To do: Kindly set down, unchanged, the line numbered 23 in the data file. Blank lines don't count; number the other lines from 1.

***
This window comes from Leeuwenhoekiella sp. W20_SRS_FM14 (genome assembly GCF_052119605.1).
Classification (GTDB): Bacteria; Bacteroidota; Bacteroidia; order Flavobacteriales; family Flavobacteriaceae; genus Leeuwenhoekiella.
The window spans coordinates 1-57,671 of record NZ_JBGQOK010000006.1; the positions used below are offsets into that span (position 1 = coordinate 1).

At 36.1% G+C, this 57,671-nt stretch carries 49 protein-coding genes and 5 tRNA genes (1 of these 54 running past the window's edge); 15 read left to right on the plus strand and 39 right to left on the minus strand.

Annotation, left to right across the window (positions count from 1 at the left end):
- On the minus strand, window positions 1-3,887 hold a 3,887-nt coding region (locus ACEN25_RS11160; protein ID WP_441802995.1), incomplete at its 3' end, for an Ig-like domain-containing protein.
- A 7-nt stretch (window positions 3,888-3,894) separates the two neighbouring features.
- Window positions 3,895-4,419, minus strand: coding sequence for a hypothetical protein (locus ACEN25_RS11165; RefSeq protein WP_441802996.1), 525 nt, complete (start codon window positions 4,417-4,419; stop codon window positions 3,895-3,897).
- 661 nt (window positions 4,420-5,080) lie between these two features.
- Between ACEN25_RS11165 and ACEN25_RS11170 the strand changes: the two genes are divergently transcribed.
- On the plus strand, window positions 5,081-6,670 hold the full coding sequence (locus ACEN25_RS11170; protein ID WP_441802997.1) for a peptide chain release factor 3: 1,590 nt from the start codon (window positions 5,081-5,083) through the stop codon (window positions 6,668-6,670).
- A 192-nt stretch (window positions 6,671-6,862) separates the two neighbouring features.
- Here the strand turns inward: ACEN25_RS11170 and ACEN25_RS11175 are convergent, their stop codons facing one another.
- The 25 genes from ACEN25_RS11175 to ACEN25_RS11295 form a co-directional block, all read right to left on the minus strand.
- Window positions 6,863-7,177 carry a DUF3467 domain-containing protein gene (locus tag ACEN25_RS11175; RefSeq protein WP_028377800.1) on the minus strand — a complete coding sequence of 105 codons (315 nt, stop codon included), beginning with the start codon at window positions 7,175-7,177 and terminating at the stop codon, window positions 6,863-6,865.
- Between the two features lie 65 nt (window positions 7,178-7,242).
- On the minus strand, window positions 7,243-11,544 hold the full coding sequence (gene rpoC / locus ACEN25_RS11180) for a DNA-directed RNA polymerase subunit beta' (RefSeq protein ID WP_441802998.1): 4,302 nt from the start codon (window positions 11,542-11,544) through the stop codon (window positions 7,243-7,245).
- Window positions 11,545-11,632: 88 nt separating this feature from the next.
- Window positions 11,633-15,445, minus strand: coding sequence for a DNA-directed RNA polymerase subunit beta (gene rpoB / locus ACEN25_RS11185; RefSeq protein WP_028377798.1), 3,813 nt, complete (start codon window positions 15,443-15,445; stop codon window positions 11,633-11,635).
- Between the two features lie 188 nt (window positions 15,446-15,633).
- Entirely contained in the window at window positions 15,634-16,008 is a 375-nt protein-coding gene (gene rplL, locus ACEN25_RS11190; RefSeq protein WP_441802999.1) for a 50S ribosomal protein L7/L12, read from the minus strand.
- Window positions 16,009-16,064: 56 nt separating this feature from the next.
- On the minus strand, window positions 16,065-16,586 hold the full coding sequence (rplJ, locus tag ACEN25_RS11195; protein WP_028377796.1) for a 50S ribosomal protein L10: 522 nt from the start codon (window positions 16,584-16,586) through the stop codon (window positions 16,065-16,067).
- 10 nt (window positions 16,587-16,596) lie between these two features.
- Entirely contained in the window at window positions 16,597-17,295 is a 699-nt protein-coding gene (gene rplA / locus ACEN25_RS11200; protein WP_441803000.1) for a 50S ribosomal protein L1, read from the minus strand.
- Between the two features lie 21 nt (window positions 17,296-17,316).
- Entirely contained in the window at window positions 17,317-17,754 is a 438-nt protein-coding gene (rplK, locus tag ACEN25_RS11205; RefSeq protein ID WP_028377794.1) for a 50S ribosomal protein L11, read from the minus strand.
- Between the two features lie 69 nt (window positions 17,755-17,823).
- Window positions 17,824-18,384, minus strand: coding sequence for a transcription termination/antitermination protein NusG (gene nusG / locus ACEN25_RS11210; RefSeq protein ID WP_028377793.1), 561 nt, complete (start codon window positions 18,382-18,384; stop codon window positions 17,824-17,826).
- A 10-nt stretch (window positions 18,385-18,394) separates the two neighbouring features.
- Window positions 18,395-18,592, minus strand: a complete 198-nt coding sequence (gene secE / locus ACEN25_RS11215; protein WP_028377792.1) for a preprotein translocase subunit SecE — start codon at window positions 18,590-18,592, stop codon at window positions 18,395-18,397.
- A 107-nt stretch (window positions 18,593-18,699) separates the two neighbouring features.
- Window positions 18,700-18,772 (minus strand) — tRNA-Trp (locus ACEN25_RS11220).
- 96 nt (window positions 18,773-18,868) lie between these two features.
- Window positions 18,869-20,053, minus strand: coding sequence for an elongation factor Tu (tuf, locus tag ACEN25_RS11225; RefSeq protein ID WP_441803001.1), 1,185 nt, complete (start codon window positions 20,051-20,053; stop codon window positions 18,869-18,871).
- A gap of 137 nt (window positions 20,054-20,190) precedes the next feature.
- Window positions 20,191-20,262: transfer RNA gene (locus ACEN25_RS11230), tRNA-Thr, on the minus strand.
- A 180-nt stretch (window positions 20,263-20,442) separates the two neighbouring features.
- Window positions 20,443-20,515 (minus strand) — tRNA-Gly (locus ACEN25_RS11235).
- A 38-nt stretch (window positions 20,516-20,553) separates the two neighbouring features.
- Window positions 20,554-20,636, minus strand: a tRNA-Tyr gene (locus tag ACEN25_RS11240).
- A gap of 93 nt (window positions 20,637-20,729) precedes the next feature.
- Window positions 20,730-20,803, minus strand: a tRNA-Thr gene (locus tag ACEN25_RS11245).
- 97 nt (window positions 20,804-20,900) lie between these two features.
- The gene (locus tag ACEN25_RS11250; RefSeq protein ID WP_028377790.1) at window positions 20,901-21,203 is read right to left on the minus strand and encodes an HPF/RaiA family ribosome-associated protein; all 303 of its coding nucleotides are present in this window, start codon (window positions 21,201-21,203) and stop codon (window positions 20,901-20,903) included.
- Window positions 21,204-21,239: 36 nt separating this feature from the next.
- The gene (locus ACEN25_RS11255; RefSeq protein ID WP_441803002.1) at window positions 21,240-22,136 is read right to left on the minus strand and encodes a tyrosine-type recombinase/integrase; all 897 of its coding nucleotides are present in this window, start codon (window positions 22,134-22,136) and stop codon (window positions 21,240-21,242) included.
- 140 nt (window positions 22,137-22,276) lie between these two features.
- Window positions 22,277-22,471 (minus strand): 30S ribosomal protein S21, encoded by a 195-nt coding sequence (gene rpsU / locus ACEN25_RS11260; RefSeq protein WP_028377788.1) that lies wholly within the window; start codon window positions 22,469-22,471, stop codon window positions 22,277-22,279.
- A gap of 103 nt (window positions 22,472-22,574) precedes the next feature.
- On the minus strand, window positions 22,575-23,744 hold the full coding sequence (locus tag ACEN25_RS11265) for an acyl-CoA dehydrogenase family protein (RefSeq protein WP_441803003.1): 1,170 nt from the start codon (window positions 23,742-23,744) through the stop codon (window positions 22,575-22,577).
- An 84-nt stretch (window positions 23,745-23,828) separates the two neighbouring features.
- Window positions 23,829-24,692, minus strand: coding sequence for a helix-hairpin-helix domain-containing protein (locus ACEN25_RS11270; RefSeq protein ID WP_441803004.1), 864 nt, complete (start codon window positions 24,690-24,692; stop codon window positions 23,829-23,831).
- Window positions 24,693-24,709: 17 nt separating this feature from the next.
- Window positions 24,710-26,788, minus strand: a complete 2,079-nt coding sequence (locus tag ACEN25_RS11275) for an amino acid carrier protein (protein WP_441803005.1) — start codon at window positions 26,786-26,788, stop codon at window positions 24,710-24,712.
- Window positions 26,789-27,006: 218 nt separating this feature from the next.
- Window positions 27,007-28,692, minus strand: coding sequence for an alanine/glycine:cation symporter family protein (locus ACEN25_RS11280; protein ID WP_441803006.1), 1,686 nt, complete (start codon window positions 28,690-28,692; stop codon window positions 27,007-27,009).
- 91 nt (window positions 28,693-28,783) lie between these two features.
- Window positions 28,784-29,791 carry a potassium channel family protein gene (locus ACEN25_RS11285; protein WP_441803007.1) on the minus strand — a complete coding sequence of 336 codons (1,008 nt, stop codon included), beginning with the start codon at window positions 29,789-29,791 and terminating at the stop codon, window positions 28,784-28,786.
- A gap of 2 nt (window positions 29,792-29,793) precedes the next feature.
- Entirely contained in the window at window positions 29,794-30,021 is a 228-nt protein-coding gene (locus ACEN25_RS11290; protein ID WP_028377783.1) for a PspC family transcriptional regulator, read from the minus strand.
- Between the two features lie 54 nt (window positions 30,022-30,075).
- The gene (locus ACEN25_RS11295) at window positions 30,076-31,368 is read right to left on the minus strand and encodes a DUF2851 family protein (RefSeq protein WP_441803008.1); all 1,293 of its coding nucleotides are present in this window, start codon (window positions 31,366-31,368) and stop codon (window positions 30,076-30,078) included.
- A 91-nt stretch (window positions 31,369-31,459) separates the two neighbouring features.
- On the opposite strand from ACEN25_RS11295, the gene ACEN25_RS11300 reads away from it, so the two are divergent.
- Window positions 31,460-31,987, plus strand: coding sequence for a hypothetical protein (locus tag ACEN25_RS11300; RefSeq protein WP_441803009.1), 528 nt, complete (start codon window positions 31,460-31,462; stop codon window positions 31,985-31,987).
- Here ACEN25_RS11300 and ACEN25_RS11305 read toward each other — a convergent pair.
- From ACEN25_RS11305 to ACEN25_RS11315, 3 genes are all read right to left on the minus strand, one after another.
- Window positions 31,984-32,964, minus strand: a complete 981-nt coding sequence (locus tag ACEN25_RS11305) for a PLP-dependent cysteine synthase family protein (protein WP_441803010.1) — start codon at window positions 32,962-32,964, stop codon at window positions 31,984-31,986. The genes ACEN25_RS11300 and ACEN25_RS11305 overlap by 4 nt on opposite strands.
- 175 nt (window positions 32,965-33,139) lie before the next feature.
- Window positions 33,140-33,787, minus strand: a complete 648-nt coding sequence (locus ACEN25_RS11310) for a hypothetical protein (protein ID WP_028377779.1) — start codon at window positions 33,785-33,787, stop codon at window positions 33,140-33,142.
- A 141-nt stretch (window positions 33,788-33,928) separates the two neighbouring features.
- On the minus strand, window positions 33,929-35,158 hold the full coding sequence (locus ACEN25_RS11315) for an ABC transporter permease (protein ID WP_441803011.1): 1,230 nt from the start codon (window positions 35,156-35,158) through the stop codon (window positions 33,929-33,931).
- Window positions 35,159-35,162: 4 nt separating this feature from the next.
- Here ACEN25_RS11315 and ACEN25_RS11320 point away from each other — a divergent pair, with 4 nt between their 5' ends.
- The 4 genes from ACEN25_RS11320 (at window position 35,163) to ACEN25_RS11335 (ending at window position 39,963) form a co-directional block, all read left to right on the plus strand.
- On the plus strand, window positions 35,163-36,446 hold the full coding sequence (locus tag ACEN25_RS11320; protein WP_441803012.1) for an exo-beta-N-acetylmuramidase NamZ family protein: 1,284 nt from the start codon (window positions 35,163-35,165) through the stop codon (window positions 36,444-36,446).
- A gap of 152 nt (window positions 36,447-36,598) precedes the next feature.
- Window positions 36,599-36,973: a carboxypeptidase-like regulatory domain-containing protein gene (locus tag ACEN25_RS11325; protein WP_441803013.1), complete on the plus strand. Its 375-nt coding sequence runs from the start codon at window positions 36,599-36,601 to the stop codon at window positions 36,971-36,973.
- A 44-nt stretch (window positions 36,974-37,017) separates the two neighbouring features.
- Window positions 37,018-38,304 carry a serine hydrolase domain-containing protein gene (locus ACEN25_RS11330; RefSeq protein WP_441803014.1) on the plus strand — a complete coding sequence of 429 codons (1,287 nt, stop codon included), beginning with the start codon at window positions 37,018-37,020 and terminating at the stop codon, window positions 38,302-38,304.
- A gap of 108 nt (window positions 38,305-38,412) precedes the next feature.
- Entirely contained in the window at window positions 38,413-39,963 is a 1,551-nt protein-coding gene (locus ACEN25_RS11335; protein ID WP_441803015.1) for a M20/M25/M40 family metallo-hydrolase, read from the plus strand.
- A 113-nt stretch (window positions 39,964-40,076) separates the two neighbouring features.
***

- On the minus strand, window positions 16,065-16,586 hold the full coding sequence (rplJ, locus tag ACEN25_RS11195; protein WP_028377796.1) for a 50S ribosomal protein L10: 522 nt from the start codon (window positions 16,584-16,586) through the stop codon (window positions 16,065-16,067).